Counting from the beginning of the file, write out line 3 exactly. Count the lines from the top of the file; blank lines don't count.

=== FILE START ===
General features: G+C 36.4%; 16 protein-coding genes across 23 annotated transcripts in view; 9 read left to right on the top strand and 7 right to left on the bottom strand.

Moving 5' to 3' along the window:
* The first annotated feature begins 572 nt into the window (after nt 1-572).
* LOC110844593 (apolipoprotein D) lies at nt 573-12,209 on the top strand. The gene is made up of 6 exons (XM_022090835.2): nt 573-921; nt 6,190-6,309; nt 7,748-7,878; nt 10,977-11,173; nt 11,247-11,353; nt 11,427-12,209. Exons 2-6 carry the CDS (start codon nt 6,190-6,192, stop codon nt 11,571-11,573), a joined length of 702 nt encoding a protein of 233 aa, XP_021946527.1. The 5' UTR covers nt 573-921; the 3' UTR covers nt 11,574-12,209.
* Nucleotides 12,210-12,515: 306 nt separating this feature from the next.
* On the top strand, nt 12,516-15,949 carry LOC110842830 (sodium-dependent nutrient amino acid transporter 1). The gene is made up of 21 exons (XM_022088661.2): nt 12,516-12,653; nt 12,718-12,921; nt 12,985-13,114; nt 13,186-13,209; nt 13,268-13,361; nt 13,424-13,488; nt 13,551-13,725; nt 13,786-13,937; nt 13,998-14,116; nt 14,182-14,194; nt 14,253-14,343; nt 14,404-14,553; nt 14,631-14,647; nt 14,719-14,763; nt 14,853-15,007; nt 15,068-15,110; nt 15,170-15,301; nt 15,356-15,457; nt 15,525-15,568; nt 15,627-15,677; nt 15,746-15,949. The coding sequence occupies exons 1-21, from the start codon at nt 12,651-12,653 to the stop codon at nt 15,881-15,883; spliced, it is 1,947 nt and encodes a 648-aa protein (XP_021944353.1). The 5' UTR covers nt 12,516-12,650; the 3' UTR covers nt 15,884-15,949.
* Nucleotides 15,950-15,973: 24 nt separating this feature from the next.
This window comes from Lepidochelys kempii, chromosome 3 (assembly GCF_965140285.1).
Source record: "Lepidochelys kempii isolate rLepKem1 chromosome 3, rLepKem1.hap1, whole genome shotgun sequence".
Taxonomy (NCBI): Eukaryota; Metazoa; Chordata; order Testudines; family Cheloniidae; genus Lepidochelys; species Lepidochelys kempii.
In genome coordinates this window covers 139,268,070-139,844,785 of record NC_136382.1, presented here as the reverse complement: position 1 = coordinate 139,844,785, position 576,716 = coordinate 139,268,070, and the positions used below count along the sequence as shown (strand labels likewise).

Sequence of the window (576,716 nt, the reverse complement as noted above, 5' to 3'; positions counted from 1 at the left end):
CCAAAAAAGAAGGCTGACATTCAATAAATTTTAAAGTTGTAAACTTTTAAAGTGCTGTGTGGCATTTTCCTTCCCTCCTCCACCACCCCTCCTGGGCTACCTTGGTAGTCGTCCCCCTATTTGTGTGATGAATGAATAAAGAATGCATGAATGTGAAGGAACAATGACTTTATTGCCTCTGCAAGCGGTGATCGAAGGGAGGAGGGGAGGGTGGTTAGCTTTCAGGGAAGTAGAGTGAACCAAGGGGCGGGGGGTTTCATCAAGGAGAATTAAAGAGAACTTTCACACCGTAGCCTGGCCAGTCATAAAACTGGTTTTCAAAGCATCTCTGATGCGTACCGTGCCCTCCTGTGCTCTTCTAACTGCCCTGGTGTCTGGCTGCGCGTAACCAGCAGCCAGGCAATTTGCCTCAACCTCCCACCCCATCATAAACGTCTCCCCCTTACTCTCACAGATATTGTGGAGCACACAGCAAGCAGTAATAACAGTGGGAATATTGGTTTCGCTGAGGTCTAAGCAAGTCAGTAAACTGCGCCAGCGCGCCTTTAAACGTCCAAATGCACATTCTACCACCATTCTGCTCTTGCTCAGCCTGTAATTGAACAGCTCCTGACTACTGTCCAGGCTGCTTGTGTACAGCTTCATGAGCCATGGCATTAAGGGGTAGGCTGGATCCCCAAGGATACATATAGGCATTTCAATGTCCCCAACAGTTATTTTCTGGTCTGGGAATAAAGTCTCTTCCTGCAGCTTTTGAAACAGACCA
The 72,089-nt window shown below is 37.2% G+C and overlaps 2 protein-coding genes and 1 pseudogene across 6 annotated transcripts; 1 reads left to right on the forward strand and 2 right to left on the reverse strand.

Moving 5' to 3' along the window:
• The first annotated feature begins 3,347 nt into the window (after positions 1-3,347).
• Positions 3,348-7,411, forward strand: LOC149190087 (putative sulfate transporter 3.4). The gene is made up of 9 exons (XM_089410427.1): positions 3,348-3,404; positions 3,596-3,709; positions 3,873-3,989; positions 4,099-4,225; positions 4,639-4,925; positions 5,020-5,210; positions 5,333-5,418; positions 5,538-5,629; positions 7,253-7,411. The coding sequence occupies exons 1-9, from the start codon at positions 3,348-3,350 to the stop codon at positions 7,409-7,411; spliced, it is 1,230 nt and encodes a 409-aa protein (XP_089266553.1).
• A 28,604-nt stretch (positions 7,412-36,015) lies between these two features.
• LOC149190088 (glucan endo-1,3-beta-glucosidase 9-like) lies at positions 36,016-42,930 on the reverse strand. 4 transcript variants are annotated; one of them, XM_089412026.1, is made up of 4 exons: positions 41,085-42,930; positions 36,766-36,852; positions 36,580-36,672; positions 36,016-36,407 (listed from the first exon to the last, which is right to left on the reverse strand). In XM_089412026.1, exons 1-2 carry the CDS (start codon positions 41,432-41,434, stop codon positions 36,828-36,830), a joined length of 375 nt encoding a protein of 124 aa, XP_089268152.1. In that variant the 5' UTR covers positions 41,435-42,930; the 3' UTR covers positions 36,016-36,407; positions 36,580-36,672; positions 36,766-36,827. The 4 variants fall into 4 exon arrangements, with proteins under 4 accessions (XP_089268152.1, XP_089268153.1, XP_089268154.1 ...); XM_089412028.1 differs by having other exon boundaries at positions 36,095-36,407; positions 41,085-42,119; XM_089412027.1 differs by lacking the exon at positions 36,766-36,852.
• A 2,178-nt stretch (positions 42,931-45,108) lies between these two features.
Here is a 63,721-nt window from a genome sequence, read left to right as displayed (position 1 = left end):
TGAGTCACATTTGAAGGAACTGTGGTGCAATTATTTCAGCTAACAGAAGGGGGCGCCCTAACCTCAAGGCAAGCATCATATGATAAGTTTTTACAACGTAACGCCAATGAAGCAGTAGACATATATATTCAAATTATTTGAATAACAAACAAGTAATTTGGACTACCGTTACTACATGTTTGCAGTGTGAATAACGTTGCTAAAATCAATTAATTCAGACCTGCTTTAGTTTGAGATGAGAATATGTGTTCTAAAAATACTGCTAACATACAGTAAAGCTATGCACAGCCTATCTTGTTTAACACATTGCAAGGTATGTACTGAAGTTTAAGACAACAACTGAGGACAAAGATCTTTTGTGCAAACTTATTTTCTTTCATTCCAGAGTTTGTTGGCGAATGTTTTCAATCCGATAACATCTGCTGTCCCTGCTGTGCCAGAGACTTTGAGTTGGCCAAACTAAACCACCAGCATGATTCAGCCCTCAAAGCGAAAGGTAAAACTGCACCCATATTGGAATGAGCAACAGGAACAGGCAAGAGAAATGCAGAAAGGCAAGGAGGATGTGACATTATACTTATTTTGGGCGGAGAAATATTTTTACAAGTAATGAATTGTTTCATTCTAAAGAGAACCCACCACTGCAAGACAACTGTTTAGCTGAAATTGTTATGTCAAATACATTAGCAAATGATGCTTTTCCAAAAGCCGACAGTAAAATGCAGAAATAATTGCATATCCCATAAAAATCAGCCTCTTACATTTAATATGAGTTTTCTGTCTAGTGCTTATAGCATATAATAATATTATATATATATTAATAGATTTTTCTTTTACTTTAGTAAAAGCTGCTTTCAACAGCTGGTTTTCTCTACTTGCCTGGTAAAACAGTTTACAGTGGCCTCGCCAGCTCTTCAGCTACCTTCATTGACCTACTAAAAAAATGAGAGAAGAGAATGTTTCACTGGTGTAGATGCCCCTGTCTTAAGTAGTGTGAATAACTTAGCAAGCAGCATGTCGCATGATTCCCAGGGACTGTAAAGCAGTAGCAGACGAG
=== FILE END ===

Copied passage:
* The first annotated feature begins 572 nt into the window (after nt 1-572).